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Jornal Brasileiro de Pneumologia

Print version ISSN 1806-3713On-line version ISSN 1806-3756

J. bras. pneumol. vol.42 no.2 São Paulo Mar./Apr. 2016 


Asthma and smoking: still a prevailing topic

Ubiratan de Paula Santos1 

1Divisão de Pneumologia, Instituto do Coração, Faculdade de Medicina da Universidade de São Paulo, São Paulo (SP) Brasil

In the last 20 years, there has been a significant, progressive decline in the prevalence of smoking in both genders, worldwide(1) and in Brazil,(2) where that decline has been more pronounced. From 1980 to 2012, the worldwide prevalence declined from 41.2% to 31.1% in men and from 10.6% to 6.6% in women.(1) From 1989 to 2013, the prevalence of smoking in Brazil declined from 43.3% to 18.3% in men and from 27.0% to 10.8% in women.(2,3)

Despite progress brought about by successful public policies,(2) a survey conducted by the Instituto Brasileiro de Geografia e Estatística (IBGE, Brazilian Institute of Geography and Statistics) showed that the prevalence of smoking experimentation, a known risk factor for smoking initiation, was 19.6% among schoolchildren in the capital cities of Brazil.(4) Faced with the progressive decline in the prevalence of smoking worldwide and in Brazil, the tobacco industry has attempted not only to attract new markets in countries that do not adopt the more effective policies set forth in the Framework Convention on Tobacco Control(5) but also to attract young people with new, more appealing packaging, novel forms of advertising, and the use of flavored additives that enhance the efficiency of the process of addition to smoking cigarettes with lower nicotine content, as well as, recently, the introduction of electronic cigarettes.(6,7)

In an article published in this issue of JBP, Fernandes et al.(8) assessed the prevalence of allergic rhinitis, asthma, and smoking in 3,235 adolescent students (13-14 years of age) attending public schools in the city of Belo Horizonte, capital of the Brazilian state of Minas Gerais, and found the prevalence of allergic rhinitis, asthma, and smoking experimentation to be 35.3%, 19.8%, and 9.6% respectively. In keeping with the progressive decline in the prevalence of smoking in general in the country, the prevalence of smoking experimentation observed by those authors was 50% lower than the 20.7% reported for adolescents in the general population of the city in a survey conducted by the IBGE in 2012.(4) The data presented by Fernandes et al.(8) differ from those obtained in previous studies of adults and adolescents conducted in Brazil(9) and other countries,(10,11,12) all of which showed that the prevalence of smoking among individuals with asthma is similar to or higher than that seen in the general population. However, despite the favorable findings, data from the Fernandes et al. study(8) demonstrate the need to persist in the development of interventions for adolescents with asthma, not only because of the general hazards of smoking but also because of its implications for the control, treatment, and evolution of asthma, for which smoking is an adverse factor.(10,13) One recent extensive review presented evidence, albeit still inconclusive, that smoking is a risk factor for the incidence and exacerbation of asthma in adolescents.(13)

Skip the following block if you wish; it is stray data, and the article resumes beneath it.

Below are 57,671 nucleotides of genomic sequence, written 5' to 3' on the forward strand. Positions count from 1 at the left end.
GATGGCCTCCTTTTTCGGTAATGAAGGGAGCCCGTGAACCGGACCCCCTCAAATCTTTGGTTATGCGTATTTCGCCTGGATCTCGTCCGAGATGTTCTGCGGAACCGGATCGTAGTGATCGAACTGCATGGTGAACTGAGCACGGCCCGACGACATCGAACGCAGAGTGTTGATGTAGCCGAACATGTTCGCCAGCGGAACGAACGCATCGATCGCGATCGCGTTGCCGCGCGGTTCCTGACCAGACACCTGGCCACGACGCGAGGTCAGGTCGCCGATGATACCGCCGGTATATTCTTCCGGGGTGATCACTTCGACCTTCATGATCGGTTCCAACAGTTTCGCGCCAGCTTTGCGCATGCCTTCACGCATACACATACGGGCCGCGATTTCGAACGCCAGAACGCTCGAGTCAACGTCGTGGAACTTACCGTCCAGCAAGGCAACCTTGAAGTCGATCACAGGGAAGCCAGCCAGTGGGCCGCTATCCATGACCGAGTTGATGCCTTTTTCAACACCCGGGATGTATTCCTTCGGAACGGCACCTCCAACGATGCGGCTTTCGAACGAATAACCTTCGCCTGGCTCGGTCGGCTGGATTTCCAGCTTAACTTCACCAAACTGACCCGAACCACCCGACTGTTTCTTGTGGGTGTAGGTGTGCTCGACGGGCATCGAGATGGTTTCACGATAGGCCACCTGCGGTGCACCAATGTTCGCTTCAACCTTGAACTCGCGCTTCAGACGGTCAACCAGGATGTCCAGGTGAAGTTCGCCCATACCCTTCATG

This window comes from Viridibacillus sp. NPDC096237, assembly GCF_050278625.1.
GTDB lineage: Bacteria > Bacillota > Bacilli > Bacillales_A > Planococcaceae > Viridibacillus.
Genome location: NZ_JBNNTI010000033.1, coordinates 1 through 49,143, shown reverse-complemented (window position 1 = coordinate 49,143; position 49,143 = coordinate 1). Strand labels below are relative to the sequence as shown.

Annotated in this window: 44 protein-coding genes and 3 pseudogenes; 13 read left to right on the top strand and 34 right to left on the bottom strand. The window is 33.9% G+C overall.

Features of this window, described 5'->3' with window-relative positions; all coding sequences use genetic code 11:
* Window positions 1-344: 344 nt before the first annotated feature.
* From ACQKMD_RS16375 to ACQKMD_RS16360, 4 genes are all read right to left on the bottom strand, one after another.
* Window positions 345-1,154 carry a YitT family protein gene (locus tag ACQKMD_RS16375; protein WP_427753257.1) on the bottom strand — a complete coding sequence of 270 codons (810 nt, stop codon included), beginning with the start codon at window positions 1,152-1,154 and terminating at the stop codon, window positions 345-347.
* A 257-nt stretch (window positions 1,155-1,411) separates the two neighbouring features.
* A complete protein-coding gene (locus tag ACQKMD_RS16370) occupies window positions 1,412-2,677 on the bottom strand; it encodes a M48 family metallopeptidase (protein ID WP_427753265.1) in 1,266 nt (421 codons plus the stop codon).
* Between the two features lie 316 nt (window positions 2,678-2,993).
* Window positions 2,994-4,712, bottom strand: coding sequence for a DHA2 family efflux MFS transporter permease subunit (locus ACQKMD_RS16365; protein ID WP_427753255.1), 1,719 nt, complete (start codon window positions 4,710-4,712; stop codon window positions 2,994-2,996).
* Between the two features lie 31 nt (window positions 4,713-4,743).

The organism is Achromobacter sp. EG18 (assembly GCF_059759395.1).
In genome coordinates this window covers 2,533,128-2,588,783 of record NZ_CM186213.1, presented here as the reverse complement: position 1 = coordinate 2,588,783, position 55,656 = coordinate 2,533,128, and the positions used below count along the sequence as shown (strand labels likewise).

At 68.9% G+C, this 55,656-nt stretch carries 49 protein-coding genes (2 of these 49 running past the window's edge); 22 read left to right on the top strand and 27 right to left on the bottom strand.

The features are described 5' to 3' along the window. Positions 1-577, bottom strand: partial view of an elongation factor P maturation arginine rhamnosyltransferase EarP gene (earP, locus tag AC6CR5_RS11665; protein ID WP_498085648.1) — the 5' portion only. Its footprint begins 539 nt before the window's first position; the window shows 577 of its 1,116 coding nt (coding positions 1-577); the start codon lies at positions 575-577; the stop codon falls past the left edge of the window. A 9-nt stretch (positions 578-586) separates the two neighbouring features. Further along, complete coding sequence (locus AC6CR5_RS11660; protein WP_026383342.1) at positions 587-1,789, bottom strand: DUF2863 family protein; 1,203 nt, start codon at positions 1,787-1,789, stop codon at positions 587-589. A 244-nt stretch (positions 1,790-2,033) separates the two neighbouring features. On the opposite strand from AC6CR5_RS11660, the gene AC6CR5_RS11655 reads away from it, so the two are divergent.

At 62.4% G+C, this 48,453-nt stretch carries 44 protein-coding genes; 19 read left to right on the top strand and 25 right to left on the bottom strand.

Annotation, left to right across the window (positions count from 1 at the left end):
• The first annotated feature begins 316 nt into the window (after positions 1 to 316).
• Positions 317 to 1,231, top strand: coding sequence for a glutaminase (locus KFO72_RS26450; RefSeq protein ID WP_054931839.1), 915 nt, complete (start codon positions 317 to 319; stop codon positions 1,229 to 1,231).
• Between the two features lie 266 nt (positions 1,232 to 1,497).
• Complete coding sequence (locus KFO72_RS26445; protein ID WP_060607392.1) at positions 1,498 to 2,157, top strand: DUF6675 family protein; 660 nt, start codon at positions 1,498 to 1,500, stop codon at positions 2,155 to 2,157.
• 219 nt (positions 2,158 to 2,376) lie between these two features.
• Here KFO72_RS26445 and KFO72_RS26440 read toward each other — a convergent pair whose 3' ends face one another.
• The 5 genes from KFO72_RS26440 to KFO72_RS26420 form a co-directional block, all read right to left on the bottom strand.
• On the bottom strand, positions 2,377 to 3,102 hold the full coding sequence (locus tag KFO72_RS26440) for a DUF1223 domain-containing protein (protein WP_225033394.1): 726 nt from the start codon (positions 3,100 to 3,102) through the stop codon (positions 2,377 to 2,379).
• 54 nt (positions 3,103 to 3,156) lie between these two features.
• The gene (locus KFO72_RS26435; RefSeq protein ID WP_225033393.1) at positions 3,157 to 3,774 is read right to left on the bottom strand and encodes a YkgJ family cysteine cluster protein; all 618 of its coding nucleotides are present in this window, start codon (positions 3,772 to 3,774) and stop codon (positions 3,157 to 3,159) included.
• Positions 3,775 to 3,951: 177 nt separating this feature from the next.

Although Fernandes et al.(8) have addressed a known issue, their data make an important contribution to the understanding of the situation in Brazil, drawing distinctions with other countries. Their findings have implications for health professionals, as well as for the development and evaluation of public policies.


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